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Gurman says Apple Reality One Headset will have iOS-like Interface

Apple’s Reality One VR/AR headset may be a game changer for the immersive industry with a digital crown feature that is said to be a key feature.


Last week, Bloomberg’s Mark Gurman wrote that Apple is indeed fielding a new immersive reality headset that will deliver both AR and VR functions. The device—possibly called Apple Reality One—is the fruit of a 1,000-person-strong team at Apple (Technology Development Group).

A Game Changer?

Gurman says Apple is entering a highly competitive market already led by Meta Platforms Inc but will take a “novel approach to virtual meetings and immersive video” as the Cupertino company aims to shake up the industry. (see: Xpresso No. 43, which is focused on XR/MR/AR/VR, including news on what Meta is doing in the space.) The Apple Technology Development Group has been working on the headset for seven years.

So how will the Apple Reality One be different?

Aside from offering a stunning Apple-designed operating system that feels a part of its Apple ecosystem—which offers benefits over rivals on multiple levels—the Reality One will have advanced eye and hand-tracking capabilities. Gurman also says it will feature FaceTime-based videoconferencing and [virtual] meeting rooms.

An External Monitor[s?]

Reality One will also be able to function as an external monitor for a Mac computer, plus replicate numerous functions on an iPhone and iPad. Like Meta’s newest headset, the Reality One will function as both a VR and AR device with pass-through video, enabling the user to wear it and see the real world around them. Varjo’s devices already deliver this feature and have for a while now. (see image below).  From this perspective, Apple and Meta are only playing catchup to Varjo. Even the word “reality” seems a bit borrowed from Varjo’s Reality Cloud.

Apple Reality One will compete with other headsets on the market but be priced at the level of Varjo's market-leading technologies.

This screen capture image from Varjo’s technology video illustrates that the two XR-3-wearing users can occupy the same space, the second person being teleported to the first person’s location where the XR-3 captures its surroundings and streams them via Reality Cloud to anywhere in the world. Apple’s Reality One will cost as much as the high-end Varjo headsets but with consumer market aspirations. Varjo is directly centered on high-end industrial use cases.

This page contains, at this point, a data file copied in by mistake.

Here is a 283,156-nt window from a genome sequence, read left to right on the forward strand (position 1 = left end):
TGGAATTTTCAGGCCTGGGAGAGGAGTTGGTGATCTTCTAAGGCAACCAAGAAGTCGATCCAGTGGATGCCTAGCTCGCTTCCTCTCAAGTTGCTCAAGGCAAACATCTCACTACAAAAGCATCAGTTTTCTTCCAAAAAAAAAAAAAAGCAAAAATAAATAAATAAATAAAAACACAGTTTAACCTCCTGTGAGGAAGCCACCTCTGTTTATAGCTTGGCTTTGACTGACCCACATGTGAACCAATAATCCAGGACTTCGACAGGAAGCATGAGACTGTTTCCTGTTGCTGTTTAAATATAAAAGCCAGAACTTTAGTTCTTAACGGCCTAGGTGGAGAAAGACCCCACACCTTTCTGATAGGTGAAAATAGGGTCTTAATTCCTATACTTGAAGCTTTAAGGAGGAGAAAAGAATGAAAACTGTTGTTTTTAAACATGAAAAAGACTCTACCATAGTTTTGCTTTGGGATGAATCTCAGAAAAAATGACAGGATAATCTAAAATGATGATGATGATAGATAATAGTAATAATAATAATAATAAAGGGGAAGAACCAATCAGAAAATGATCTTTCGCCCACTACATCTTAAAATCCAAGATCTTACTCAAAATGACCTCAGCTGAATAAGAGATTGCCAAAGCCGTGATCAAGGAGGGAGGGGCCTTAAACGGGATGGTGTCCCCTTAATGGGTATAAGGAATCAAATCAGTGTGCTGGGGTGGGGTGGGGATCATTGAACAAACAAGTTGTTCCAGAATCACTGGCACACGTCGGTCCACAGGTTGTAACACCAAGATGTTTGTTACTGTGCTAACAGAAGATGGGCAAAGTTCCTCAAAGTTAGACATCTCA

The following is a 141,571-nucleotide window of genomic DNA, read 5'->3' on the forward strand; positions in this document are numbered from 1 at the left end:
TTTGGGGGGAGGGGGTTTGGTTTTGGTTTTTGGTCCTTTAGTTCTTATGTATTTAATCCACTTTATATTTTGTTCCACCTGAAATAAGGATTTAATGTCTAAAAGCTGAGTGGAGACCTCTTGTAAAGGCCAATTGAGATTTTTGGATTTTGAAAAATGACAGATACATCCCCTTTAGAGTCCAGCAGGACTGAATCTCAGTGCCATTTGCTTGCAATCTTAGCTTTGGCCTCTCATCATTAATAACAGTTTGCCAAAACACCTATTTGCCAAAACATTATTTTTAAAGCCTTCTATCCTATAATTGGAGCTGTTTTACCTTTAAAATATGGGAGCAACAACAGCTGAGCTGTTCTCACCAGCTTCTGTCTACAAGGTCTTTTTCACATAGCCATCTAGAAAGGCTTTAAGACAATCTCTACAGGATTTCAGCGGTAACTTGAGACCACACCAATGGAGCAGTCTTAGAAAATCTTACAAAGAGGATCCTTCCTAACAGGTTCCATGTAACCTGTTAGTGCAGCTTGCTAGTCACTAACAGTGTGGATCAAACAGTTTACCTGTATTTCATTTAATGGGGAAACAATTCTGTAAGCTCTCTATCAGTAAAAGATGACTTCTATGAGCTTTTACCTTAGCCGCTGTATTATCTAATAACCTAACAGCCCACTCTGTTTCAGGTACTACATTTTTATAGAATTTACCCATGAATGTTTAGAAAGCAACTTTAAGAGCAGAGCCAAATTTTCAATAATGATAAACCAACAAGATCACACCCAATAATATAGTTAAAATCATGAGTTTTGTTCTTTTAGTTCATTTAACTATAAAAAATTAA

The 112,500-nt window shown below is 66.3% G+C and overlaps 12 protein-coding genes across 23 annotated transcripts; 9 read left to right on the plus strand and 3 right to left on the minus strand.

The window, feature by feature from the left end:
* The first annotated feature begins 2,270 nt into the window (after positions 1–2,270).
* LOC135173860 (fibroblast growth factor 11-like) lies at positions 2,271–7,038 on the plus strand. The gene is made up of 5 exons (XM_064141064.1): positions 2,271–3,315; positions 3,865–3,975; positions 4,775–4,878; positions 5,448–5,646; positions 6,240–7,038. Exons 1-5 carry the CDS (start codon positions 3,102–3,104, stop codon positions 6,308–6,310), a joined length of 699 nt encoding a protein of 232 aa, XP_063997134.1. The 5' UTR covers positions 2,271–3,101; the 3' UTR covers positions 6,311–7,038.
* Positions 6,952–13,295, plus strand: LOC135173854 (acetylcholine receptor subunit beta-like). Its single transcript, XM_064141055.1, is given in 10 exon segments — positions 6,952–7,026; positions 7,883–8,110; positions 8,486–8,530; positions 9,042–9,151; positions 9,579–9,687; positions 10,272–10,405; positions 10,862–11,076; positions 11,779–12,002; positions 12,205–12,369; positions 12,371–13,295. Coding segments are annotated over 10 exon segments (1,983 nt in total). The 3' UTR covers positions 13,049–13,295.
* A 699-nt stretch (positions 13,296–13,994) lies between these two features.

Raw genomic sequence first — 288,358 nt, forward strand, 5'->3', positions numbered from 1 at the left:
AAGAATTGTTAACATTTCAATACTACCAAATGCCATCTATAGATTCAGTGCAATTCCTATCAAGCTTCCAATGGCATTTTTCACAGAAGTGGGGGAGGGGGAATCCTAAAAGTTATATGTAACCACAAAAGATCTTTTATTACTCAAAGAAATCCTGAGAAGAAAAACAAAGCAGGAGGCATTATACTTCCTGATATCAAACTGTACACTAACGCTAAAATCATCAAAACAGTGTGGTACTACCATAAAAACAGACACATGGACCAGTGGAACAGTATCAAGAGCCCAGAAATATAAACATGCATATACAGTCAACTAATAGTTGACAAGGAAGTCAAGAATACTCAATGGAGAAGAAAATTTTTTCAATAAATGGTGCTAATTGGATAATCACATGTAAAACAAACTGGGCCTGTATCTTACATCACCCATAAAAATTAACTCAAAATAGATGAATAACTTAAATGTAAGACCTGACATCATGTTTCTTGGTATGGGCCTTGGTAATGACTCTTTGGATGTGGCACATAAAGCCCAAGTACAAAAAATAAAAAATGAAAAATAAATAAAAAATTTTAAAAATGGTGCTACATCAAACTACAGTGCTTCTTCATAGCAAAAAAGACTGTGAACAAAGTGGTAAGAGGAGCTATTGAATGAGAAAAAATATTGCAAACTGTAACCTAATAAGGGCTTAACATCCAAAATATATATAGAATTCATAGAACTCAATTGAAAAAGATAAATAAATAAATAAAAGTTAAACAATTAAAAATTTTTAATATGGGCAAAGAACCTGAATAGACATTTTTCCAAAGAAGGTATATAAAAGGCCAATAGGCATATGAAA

Interestingly, the Apple Reality One will feature a Digital Crown like the Apple Watch (likely much bigger, of course). Users will rotate the crown to switch from VR to AR video pass-through mode. Gurman says that the Digital Crown will be a highlight of the product. I suspect that’s because, in the switching (moving the digital crown), the VR display will “fade out and fade in” over the real-world video pass-through imagery.

Such a function would allow direct user interaction between the AR and VR imagery in a highly synchronized way and ultimately provide a type of x-ray vision potential for numerous uses and functions. It would benefit architects and designers who design and shape the real world, not to mention those who construct the world like general contractors.

Starting Slowly

Gurman says Apple’s plans are to release the Reality One this year, later in the year, and possibly announce it as early as this spring. The Reality One isn’t expected to ship in mass volume for quite some time as Cupertino takes on this market very slowly (think the Apple Watch or Apple TV+).

Gurman says that immersive video watching will be a core feature of the device, and the company is apparently discussing VR content production plans with the likes of companies like Walt Disney Co. and others. Apple will also update Apple TV+ content for the Reality One.

A version of the M2 processor will power the Reality One, plus a dedicated graphics and XR chip called the Reality Processor.

Impact for AEC

It is far too soon to understand the impact Reality One may have on the AEC/CO market and markets in general. What we know about Varjo is that their device was so amazing and capable that it ended up being a hit in high-end markets like aerospace and simulation and far less important than in AEC.

The AEC market will need a mass-market device, and Apple is already thinking of a second version that will be half the price of the estimated USD 3,000 Reality One.

To learn more details, visit Bloomberg’s report here. 

Architosh Analysis and Commentary

The feature described by Gurman about the Apple Crown fading in and out the VR to AR views seems incredible in terms of its potential. We can immediately see the industrial functional use for such features. This would apply strongly to the AEC/O industries and numerous other industrial applications and fields. 

The AEC/O Mac side of the VR market has been missing out on all the good action. Apple’s Reality One will finally give Mac users a really excellent pathway into immersive technologies. It is unclear if the Reality One will upstage the rest of the field (especially at the very high end where the Varjo devices sit). What we imagine is this will be an inflection point in the VR/AR/XR industry at the consumer awareness and usage level. 


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